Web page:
Black Middle Class Children More Likely to Earn Less Than Parents

Black children smiling together on sofa . (Photo: JGI/Jamie Grill / Getty Images)

Black Middle Class Children More Likely to Earn Less Than Parents

Upward mobility is harder for Blacks from generation to generation.

Published February 9, 2015

As African-Americans reflect on the past during Black History Month, they are faced with the long struggle to maintain and pass down many aspects of their lives such as culture and wealth from generation to generation.

A recent article in the Atlantic, “How Black Middle-Class Kids Become Poor Adults,” is a reminder that these issues remain. It also calls into question whether the future for Blacks will be any better.

African-American parents who work hard to provide the American dream for their families hope their children can one day have a better quality of life. But it is less likely that Black middle-class kids will live better or as well as their parents — in fact they are more likely to do worse, the report says.

The article cites a report by Brookings, which states seven out of 10 Blacks born in the middle class are likely to fall into income brackets below them. For the 51 percent of Blacks who grow up in households at the lowest fifth of the income spectrum, they remain there at age 40. This compares to 23 percent of whites who are in the same income bracket.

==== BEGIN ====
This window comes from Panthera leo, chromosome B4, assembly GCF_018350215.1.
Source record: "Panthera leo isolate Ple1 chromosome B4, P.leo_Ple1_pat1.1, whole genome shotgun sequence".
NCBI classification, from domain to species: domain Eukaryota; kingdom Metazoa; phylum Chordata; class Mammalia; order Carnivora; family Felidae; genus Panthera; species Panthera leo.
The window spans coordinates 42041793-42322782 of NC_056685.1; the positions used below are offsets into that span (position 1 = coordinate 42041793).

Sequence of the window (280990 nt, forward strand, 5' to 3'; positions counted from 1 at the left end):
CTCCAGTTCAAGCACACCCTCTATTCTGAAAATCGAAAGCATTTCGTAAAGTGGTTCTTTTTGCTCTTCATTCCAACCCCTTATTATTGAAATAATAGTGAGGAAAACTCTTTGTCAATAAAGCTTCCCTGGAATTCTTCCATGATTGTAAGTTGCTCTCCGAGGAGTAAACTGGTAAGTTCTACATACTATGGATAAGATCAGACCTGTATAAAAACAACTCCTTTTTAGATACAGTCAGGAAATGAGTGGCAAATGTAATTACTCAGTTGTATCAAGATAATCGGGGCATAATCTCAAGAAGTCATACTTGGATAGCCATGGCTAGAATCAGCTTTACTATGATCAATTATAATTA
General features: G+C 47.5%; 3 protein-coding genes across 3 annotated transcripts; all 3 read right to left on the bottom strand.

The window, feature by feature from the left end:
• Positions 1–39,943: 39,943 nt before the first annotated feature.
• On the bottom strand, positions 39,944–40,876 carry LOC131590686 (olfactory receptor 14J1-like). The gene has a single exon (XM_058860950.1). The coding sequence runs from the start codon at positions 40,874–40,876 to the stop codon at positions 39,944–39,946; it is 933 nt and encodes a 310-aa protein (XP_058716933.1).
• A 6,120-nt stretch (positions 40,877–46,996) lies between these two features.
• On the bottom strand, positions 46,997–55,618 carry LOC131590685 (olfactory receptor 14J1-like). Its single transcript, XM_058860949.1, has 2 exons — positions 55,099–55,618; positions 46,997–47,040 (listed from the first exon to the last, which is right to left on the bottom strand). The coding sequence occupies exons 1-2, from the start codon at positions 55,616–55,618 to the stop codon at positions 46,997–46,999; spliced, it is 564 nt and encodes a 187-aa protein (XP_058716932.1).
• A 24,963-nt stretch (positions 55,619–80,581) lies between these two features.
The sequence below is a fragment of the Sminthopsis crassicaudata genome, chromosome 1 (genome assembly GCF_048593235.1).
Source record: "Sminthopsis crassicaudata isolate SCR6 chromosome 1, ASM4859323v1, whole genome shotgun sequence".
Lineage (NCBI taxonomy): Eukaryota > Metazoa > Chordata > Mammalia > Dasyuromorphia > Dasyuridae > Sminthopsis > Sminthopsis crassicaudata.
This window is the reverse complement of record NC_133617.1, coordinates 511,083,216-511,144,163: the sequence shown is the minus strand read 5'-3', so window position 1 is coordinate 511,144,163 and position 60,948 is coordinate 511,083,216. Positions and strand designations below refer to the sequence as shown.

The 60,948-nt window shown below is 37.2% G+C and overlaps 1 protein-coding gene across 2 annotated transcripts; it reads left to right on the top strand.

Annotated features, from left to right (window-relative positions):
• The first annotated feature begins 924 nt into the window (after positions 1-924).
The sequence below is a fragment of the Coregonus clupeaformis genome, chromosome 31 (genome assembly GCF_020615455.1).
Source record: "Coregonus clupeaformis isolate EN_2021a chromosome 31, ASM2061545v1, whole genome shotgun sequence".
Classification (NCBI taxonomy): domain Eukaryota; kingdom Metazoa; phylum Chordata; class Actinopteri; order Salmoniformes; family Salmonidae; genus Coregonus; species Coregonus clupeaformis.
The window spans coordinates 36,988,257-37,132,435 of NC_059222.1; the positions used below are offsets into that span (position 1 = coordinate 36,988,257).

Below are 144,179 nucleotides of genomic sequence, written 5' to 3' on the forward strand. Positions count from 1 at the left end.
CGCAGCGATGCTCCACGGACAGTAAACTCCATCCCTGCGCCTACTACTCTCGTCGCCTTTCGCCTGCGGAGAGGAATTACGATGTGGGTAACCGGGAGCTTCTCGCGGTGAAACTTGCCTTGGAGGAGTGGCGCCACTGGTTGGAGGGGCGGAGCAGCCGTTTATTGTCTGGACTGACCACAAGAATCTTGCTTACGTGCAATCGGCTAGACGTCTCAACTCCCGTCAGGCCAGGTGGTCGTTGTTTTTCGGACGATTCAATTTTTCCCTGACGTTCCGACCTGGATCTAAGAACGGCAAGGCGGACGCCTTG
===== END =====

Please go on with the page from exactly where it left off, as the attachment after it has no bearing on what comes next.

The Atlantic reports:

A 2014 study from the Federal Reserve Bank of Chicago, which looked at factors such as parental income, education, and family structure, shows a similar pattern: Many Black Americans not only fail to move up, but also show an increased likelihood of backsliding. According to the study, "In recent decades, Blacks have experienced substantially less upward intergenerational mobility and substantially more downward intergenerational mobility than whites."

The greater probability of slipping back applies to Blacks across income groups. According to the Fed study, about 60 percent of Black children whose parents had income that fell into the top 50 percent of the distribution saw their own income fall into the bottom half during adulthood. This type of downward slide was common for only 36 percent of white children.

Read full story here.

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(Photo: JGI/Jamie Grill / Getty Images)

Written by Natelege Whaley


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